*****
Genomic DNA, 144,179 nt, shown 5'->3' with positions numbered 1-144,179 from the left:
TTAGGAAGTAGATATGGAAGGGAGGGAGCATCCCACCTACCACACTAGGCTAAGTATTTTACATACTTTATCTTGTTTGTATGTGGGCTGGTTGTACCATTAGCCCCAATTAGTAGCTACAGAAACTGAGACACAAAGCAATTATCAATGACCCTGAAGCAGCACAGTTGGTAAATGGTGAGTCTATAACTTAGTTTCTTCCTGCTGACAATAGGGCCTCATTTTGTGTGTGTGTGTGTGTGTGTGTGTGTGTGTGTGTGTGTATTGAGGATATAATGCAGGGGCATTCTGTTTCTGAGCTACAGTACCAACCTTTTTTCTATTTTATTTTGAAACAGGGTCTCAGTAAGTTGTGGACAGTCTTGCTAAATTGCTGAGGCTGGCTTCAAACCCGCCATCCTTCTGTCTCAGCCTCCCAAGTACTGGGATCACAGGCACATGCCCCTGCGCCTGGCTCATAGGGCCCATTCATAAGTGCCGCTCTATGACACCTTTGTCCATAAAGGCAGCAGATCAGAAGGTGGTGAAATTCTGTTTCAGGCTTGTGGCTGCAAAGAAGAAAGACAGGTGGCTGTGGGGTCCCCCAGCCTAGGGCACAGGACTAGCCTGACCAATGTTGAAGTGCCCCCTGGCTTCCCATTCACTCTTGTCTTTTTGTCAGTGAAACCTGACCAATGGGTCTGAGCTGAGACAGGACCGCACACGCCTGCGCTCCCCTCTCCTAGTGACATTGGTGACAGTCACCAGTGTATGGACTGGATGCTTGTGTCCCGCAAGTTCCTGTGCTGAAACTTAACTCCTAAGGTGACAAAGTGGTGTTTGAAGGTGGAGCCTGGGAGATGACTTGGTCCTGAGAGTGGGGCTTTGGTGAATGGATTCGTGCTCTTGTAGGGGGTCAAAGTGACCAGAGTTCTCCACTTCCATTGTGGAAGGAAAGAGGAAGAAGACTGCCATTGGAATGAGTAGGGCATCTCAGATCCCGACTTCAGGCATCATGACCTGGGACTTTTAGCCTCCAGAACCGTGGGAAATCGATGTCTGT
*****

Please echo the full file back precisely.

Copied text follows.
Genomic DNA, 144,179 nt, shown 5'->3' with positions numbered 1-144,179 from the left:
TTAGGAAGTAGATATGGAAGGGAGGGAGCATCCCACCTACCACACTAGGCTAAGTATTTTACATACTTTATCTTGTTTGTATGTGGGCTGGTTGTACCATTAGCCCCAATTAGTAGCTACAGAAACTGAGACACAAAGCAATTATCAATGACCCTGAAGCAGCACAGTTGGTAAATGGTGAGTCTATAACTTAGTTTCTTCCTGCTGACAATAGGGCCTCATTTTGTGTGTGTGTGTGTGTGTGTGTGTGTGTGTGTGTGTGTATTGAGGATATAATGCAGGGGCATTCTGTTTCTGAGCTACAGTACCAACCTTTTTTCTATTTTATTTTGAAACAGGGTCTCAGTAAGTTGTGGACAGTCTTGCTAAATTGCTGAGGCTGGCTTCAAACCCGCCATCCTTCTGTCTCAGCCTCCCAAGTACTGGGATCACAGGCACATGCCCCTGCGCCTGGCTCATAGGGCCCATTCATAAGTGCCGCTCTATGACACCTTTGTCCATAAAGGCAGCAGATCAGAAGGTGGTGAAATTCTGTTTCAGGCTTGTGGCTGCAAAGAAGAAAGACAGGTGGCTGTGGGGTCCCCCAGCCTAGGGCACAGGACTAGCCTGACCAATGTTGAAGTGCCCCCTGGCTTCCCATTCACTCTTGTCTTTTTGTCAGTGAAACCTGACCAATGGGTCTGAGCTGAGACAGGACCGCACACGCCTGCGCTCCCCTCTCCTAGTGACATTGGTGACAGTCACCAGTGTATGGACTGGATGCTTGTGTCCCGCAAGTTCCTGTGCTGAAACTTAACTCCTAAGGTGACAAAGTGGTGTTTGAAGGTGGAGCCTGGGAGATGACTTGGTCCTGAGAGTGGGGCTTTGGTGAATGGATTCGTGCTCTTGTAGGGGGTCAAAGTGACCAGAGTTCTCCACTTCCATTGTGGAAGGAAAGAGGAAGAAGACTGCCATTGGAATGAGTAGGGCATCTCAGATCCCGACTTCAGGCATCATGACCTGGGACTTTTAGCCTCCAGAACCGTGGGAAATCGATGTCTGT